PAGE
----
Once the fog burned off and the sky cleared the day warmed up quickly. It was warm enough for me to swim and that was really nice! As the day wore on we grew bored with fishing and spent the day drifting downstream, mostly backwards as the wind picked up a bit and spun our boats around. In the afternoon the river got busier as many locals put their john boats on the river after church on Sundays. I was reminded why I usually don’t float the Current in the summer as it only gets more crowded into August.

Current River

Current River

Jacks Fork confluence

Current River

Two Rivers

Around 4pm we rounded the bend and saw Two Rivers campground in the distance. Our trip was over too soon! Since DW and I usually spend at least 3 days on overnight trips it was a little disappointing to be finished already. Overall it was an excellent float with a lot of fun people and a great kick-off to the summer season.

Critter Count: Herons, Kingfishers, turtles, 2 Softshell turtles, 2 mink

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Float #70: Huzzah Creek

17 May

Red Bluff to Hwy. 8

F70_Huzzah

Huzzah Creek
Crawford County, Missouri
Saturday, May 4
15 miles

Another weekend, another flooded creek float! The weather pattern has been almost the same every week this spring. It rains hard on Thursday or Friday and then there is a window of dry weather on the weekend. Thus every weekend the creeks and rivers are raging. This trip we caught the Huzzah on its way down. It was moving pretty quickly and the water was nice and choppy, but the flood debris was already flushed out.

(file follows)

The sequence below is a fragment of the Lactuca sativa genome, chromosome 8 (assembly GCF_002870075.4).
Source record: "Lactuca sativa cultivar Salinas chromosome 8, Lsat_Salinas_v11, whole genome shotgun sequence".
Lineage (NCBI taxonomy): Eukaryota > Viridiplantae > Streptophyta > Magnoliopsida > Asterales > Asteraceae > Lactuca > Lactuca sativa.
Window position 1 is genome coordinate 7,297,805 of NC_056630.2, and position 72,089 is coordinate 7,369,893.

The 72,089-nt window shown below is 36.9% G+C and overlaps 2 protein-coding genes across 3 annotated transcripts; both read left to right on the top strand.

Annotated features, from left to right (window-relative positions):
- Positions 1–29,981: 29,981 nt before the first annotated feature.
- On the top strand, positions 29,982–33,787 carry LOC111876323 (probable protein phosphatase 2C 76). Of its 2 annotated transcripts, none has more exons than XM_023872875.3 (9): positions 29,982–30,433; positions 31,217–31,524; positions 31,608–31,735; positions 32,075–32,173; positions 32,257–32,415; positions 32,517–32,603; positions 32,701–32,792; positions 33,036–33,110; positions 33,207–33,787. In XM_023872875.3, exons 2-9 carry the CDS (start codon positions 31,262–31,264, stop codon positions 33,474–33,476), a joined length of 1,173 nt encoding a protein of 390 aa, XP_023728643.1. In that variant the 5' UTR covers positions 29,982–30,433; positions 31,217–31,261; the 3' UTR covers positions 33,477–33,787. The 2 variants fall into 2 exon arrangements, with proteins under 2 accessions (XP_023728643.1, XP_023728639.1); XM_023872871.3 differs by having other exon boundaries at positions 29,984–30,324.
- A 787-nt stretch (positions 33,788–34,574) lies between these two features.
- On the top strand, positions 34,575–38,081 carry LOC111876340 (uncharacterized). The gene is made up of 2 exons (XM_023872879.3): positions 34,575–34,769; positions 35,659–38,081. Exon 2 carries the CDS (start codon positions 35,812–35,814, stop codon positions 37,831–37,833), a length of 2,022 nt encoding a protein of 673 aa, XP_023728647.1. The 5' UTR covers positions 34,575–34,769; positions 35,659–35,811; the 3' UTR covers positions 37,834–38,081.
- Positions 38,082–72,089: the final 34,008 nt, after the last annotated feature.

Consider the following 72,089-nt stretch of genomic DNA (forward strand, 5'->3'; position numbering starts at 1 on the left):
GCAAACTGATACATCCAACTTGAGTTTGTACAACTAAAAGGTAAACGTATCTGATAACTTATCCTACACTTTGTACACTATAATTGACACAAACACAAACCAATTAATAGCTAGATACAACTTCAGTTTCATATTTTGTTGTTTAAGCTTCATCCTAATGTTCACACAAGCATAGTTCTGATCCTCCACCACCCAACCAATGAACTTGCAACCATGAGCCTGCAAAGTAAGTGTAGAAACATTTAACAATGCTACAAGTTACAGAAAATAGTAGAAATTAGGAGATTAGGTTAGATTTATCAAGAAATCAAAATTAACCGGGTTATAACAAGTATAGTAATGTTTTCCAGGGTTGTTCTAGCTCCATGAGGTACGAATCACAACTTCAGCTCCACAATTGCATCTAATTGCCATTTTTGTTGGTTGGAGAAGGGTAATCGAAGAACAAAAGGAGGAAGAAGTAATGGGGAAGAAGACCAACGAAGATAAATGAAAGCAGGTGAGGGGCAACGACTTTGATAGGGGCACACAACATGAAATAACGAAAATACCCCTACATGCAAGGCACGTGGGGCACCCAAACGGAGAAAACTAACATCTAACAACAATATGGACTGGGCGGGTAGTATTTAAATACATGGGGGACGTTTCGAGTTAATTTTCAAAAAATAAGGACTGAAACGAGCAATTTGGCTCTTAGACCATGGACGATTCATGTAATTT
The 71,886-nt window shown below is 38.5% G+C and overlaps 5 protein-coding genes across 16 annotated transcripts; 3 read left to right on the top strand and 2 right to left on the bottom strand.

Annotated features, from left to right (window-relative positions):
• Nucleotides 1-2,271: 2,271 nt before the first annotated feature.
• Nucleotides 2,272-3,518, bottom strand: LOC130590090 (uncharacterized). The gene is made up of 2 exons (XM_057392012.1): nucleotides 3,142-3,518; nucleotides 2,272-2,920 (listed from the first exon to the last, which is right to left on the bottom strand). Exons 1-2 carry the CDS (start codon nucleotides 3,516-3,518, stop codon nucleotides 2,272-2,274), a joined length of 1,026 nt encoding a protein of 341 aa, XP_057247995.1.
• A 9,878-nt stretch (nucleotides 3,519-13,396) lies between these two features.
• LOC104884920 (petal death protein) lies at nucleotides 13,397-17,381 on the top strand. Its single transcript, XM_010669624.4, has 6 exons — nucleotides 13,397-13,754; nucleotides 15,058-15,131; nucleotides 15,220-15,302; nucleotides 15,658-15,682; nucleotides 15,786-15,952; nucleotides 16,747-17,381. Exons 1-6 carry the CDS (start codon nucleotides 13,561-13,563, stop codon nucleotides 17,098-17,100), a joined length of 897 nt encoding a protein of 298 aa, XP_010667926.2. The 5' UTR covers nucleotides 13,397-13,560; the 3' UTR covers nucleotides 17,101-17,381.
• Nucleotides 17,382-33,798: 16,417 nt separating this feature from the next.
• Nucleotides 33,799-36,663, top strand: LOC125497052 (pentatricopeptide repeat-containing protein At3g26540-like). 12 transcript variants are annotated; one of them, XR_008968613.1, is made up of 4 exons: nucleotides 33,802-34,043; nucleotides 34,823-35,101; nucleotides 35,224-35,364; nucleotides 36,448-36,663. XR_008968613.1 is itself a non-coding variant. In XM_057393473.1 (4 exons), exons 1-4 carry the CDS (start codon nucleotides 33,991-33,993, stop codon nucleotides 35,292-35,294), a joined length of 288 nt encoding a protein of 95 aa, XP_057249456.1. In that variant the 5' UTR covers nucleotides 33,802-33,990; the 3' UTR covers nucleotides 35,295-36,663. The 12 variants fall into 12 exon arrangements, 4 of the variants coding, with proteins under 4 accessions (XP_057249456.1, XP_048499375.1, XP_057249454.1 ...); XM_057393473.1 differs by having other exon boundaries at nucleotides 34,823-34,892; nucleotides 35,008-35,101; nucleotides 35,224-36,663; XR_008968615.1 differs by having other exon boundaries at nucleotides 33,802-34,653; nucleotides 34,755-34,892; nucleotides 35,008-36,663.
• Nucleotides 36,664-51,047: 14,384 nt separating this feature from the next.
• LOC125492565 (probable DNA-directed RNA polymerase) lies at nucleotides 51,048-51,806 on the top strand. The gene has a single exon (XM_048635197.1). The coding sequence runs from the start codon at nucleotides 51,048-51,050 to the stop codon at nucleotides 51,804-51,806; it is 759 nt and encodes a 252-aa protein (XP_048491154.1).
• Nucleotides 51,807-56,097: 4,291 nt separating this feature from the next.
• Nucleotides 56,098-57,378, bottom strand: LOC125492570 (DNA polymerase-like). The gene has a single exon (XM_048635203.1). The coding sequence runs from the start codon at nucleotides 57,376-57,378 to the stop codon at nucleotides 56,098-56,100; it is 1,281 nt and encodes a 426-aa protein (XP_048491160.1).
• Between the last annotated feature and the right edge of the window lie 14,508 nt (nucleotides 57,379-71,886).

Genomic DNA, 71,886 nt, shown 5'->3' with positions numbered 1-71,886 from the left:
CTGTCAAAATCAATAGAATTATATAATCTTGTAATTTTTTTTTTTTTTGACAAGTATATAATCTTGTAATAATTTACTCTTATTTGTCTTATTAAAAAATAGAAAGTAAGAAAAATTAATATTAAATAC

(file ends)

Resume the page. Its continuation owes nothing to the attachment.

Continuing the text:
We met up with our friends Charlie and Scott at Huzzah Valley campground and ran shuttle up to Red Bluff Recreation Area. Red Bluff doesn’t have an official boat access, but there are several spots to access the creek from gravel bars or the campground. We didn’t get on the river until nearly 2pm, but the water was moving so quickly that it was a breeze to finish the trip before dusk. We ended up paddling for less than three hours start to finish.

Huzzah Creek

Red Bluff access

Huzzah Creek

Red Bluff

Huzzah Creek

Low water bridge

F70_04

Once again the weather was cool with highs in the 50s. There was a light sprinkle from time to time, but nothing to really get us wet. There are three low water bridges to cross on this float. We had to portage the first two, but were able to float over the bridge at Hwy. Z. Several of us got pretty wet floating over the Hwy. Z bridge. It was a very splashy drop over the lip! This Huzzah trip was almost the exact opposite of the last time we did this creek. This time the water was fast, there were no trees or log jams to portage and we didn’t get soaking wet from the rain.